trestle. The (lamas were not chocked until
some ten bents of the structure were de
stroyed, necessitating the rebuilding of
about 180 feet. Traffic over the road was
somewhat retardixi in consequence of the
necessary trunsfer oocasioned by the acci
dent. Trains wore running all right again
At Eustis offers for oranges on the trees
have already been made for the coming win
ter as follows: #3 per box for bright*; #1 50
for russets, size 300 to the box and under; $1
for russets, size over 300 to the box. It is a
sure indication of the lightness of the orange
crop generally throughout South Florida
to tie offered so good prions for oranges on
the trees, and so early in the season. But
the trouble is that in many sections there
will lie hardly any to sell, and consequently
it will not help much.
The salaries for teachers for tho coming
term in Orange county have been fixed,
based upon the average attendance last
year, with 5 per cent, addrel to allow for in
crease during the year. Among the more
important salary allowances aro Hie follow
ing: Orlando, #340 par month; Sanford,
#310; Apopka, #1.50; Oconee, #4O; Crown
Point, $35; Bet hel, #3O, etc. Eight of the
schools, including Oakland, Winter Park,
Tildon’s and Lakeville, have lieen left blank
in the list, as recent changes have occurred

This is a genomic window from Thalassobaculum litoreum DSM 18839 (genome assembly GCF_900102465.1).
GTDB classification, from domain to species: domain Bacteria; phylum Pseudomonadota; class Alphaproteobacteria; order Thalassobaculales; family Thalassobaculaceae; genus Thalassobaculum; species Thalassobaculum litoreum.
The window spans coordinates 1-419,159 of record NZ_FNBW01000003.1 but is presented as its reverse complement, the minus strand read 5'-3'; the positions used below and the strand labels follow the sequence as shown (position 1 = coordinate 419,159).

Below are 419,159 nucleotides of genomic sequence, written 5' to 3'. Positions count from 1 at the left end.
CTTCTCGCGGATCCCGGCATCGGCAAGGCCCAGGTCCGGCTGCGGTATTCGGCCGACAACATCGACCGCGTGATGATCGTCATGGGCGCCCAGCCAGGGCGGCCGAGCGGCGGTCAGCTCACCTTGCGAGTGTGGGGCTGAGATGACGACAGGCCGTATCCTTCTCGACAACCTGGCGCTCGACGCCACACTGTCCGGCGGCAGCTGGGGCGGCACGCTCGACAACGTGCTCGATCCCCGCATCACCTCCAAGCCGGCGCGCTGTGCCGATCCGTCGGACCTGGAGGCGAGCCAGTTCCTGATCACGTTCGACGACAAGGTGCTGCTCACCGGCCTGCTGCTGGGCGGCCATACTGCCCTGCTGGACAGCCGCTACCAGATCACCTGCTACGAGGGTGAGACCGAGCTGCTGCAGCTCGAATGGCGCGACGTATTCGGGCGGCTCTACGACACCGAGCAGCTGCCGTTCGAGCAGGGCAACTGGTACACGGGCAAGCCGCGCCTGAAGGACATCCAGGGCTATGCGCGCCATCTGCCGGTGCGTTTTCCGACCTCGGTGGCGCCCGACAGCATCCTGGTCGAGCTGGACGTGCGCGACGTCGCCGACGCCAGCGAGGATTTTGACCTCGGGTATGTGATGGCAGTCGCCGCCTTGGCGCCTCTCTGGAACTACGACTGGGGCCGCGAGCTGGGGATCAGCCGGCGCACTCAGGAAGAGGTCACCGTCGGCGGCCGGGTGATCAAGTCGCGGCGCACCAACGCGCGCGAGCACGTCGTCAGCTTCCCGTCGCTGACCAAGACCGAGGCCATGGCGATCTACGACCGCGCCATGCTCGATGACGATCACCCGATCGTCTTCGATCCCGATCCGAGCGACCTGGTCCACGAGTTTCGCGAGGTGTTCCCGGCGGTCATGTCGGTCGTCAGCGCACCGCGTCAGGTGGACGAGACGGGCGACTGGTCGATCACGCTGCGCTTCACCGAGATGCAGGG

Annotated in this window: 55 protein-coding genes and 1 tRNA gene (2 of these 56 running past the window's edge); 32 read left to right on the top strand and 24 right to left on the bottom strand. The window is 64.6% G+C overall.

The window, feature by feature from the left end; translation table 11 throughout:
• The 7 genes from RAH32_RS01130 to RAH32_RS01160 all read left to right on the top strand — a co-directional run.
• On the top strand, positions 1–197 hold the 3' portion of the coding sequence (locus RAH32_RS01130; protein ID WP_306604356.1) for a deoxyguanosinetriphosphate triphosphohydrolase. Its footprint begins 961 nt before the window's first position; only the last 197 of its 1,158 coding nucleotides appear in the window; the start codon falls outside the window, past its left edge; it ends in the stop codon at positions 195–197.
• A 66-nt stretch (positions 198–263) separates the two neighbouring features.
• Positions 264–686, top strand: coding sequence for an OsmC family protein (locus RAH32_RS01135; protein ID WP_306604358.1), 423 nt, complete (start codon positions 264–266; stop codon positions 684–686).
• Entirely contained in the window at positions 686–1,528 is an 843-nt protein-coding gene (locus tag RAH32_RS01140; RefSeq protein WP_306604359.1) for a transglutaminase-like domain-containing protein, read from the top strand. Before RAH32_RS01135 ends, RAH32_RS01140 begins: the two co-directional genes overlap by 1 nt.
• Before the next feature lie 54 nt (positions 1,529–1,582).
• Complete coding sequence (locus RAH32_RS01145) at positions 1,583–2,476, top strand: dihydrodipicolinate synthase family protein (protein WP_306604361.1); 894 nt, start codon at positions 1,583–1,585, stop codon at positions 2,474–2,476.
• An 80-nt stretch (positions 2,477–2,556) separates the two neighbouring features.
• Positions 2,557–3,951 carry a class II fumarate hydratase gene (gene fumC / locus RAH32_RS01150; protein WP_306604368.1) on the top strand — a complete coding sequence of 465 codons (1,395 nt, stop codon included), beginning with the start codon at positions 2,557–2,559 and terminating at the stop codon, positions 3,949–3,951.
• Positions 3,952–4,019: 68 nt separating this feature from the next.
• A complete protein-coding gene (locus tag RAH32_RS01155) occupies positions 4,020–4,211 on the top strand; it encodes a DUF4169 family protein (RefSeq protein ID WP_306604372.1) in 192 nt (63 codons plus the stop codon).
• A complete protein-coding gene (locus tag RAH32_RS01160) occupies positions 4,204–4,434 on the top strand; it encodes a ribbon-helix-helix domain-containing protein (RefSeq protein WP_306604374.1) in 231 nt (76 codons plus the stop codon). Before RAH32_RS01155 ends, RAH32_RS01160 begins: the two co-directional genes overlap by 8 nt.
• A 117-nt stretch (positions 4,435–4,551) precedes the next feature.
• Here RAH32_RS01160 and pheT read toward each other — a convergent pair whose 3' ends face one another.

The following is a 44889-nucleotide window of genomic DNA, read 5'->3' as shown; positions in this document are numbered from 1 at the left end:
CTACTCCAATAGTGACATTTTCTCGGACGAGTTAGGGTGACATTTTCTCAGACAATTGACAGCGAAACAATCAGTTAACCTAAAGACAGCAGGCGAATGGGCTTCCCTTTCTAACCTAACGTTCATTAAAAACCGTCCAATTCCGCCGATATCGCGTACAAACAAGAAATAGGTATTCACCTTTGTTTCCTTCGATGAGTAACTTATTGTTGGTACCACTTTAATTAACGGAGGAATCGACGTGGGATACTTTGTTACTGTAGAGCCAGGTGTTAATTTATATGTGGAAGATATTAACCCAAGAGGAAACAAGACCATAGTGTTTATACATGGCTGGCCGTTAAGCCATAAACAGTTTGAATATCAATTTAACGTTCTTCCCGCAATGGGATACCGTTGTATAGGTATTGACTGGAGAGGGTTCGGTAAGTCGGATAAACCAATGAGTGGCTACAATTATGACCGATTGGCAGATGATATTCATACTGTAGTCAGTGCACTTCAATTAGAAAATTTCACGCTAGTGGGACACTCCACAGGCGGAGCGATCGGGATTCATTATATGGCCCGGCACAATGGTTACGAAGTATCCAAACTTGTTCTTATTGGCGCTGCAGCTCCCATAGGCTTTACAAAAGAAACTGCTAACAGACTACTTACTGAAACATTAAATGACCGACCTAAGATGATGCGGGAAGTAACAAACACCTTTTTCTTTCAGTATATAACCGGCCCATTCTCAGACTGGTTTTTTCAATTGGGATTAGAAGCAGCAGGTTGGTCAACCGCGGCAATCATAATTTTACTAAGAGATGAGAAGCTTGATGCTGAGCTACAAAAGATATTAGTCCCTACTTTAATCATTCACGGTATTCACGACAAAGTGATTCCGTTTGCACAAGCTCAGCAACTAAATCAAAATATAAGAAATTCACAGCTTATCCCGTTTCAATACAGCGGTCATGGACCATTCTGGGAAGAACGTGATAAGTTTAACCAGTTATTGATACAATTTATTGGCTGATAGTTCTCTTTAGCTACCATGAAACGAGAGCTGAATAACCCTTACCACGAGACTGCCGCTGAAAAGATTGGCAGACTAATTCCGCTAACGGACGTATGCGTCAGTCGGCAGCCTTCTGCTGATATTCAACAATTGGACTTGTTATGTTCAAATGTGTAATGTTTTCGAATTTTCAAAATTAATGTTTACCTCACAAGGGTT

in the school system at those places, and
the adequate salary will not be known until
the report of the'first mouth’s teaching i.s
The orange groves in the region south of
Lake Jesup are vigorous and prolific, and
are as full of promise tvs those of any other
section of the State, Tlie soil seems to lie
specially adapted to oranges, the trees grow
vigorously and yield well. A gentleman
who has had long experience in Florida,
and who knows thisregmn well.expraises the
opinion that in an avenge fruit, year, the
yield of this South L ike Jesup region will
reach 890,000 boxes of fruit, This from a
little holt no more than a couple of miles
wide and six or seven miles in length. At a
fair estimate tho fruit should net the grow
ers #1 per Ikix. Surely ji handsome revenue
for a small territory, not more than one
acre in ten of which has yet lieen brought
According to a published notice, a meet
ing of citizens representing Eustis, Fort
Mason, Orange, Hiimmix'k and other sec